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Jakarta Post

‘Not ordinary rain’: Worst rainfall in over decade causes massive floods in Jakarta

‘Not ordinary rain’: Worst rainfall in over decade causes massive floods in Jakarta A resident holding an umbrella wades through floodwater as nearby children stand against a wall in Pasar Baru, Central Jakarta, on Wednesday. The area started to flood at 4 a.m. on Wednesday. (Antara/M Risyal Hidayat)
Kharishar Kahfi
Jakarta   ●   Wed, January 1, 2020 2020-01-01 19:34 499 48be62e941b44f04afae568c3207f06d 1 City jakarta,flood,rainfall,BMKG,extreme-weather,extreme-rainfall,Jakarta-flood,New-Year-2020,Halim-Perdanakusuma-Airbase,East-Jakarta,TMII,Jakarta-great-flood-2020 Free

Jakarta experienced on Tuesday night its worst rainfall in over a decade, with heavy rain pouring over the city nonstop until Wednesday morning, causing severe flooding in the capital and its satellite cities on the first day of 2020.

The Meteorology, Climatology and Geophysics Agency (BMKG) recorded rainfall intensity on New Year’s Eve at 377 millimeters per day, according to an observation conducted at Halim Perdanakusuma Air Force Base in East Jakarta.

Meanwhile, observations at Taman Mini Indonesia Indah, also in East Jakarta, and Jatiasih in Bekasi recorded rainfall intensity at 335 and 259 mm per day, respectively.

The figures are the highest in the city since 2007, when rainfall intensity reached 340 mm per day.

“The rain falling on New Year’s Eve in the western and northern parts of Java was very extreme and triggered floods in [Greater Jakarta] and Cikampek [in West Java]. This rain is not ordinary rain,” the agency wrote in a statement.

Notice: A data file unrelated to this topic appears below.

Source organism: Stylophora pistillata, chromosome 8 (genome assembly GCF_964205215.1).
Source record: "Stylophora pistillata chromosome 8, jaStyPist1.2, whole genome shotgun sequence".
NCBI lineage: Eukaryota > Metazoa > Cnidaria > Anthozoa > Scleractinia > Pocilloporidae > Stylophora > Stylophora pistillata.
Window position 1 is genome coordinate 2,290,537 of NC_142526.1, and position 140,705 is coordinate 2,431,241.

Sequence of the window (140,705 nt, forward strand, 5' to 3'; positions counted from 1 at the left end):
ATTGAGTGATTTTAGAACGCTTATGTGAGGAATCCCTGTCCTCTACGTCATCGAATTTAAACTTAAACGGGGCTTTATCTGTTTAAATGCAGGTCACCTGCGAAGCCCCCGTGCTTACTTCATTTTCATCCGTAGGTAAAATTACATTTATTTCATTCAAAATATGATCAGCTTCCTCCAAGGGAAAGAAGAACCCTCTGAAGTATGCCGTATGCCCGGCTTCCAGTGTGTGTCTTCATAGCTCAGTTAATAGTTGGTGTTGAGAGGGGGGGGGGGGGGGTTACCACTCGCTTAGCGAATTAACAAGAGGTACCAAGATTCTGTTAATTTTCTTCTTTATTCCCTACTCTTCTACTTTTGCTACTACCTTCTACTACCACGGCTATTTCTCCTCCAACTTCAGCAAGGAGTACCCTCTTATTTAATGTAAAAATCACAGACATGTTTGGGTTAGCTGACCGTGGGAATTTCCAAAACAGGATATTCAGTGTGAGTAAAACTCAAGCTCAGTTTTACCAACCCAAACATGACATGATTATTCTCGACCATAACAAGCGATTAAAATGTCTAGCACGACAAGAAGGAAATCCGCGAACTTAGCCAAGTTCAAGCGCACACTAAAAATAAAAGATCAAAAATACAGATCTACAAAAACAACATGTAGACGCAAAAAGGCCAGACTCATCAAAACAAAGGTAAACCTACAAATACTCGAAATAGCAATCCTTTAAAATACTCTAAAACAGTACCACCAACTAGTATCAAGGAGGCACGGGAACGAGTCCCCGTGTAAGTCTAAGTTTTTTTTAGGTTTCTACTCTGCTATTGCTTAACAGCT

Read also: Multiple deaths reported as floods, landslide strike Greater Jakarta

The BMKG said the nearly record-high rainfall intensity was due to several factors, including the occurrence of a monsoon. According to the United Kingdom’s Met Office, a monsoon climate is characterized by “a dramatic seasonal change in direction of the prevailing winds of a region which brings a marked change in rainfall”.

“Wind moving from the northeast of Java Island met with another wind blowing from the south of the island. Such an encounter has led to the massive formation of clouds in the sky above Java Island,” the head of the BMKG’s public meteorology center, Fachri Radjab, said in a video uploaded by the agency’s official YouTube account.

He added the weather conditions had been worsened by a high amount of water vapor caused by the high temperatures of the Indian Ocean, especially in areas south of Java Island. “The water vapor later affected cloud formations over Java,” Fachri said.

The BMKG predicted heavy rain to continue in Greater Jakarta until Saturday as a result of the atmospheric conditions. (nal)